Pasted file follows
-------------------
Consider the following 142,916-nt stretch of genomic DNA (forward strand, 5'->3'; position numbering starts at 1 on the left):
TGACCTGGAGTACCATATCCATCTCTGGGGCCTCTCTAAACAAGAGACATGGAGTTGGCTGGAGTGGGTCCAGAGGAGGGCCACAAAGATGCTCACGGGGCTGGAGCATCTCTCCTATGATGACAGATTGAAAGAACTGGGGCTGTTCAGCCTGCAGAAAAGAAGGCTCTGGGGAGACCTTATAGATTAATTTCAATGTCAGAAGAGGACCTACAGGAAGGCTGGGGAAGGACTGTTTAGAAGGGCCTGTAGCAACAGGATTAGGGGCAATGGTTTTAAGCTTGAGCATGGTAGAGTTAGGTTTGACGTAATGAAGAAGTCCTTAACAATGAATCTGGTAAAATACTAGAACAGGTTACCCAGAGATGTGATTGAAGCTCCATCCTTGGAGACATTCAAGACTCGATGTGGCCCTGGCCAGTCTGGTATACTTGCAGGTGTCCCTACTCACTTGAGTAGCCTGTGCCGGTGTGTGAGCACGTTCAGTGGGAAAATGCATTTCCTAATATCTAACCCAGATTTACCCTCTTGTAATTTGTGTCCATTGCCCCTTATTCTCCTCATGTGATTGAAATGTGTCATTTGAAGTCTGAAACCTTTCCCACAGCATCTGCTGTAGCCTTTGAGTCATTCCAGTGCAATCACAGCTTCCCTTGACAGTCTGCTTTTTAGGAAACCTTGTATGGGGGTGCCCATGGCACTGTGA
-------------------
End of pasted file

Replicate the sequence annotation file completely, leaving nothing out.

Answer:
Consider the following 142,916-nt stretch of genomic DNA (forward strand, 5'->3'; position numbering starts at 1 on the left):
TGACCTGGAGTACCATATCCATCTCTGGGGCCTCTCTAAACAAGAGACATGGAGTTGGCTGGAGTGGGTCCAGAGGAGGGCCACAAAGATGCTCACGGGGCTGGAGCATCTCTCCTATGATGACAGATTGAAAGAACTGGGGCTGTTCAGCCTGCAGAAAAGAAGGCTCTGGGGAGACCTTATAGATTAATTTCAATGTCAGAAGAGGACCTACAGGAAGGCTGGGGAAGGACTGTTTAGAAGGGCCTGTAGCAACAGGATTAGGGGCAATGGTTTTAAGCTTGAGCATGGTAGAGTTAGGTTTGACGTAATGAAGAAGTCCTTAACAATGAATCTGGTAAAATACTAGAACAGGTTACCCAGAGATGTGATTGAAGCTCCATCCTTGGAGACATTCAAGACTCGATGTGGCCCTGGCCAGTCTGGTATACTTGCAGGTGTCCCTACTCACTTGAGTAGCCTGTGCCGGTGTGTGAGCACGTTCAGTGGGAAAATGCATTTCCTAATATCTAACCCAGATTTACCCTCTTGTAATTTGTGTCCATTGCCCCTTATTCTCCTCATGTGATTGAAATGTGTCATTTGAAGTCTGAAACCTTTCCCACAGCATCTGCTGTAGCCTTTGAGTCATTCCAGTGCAATCACAGCTTCCCTTGACAGTCTGCTTTTTAGGAAACCTTGTATGGGGGTGCCCATGGCACTGTGA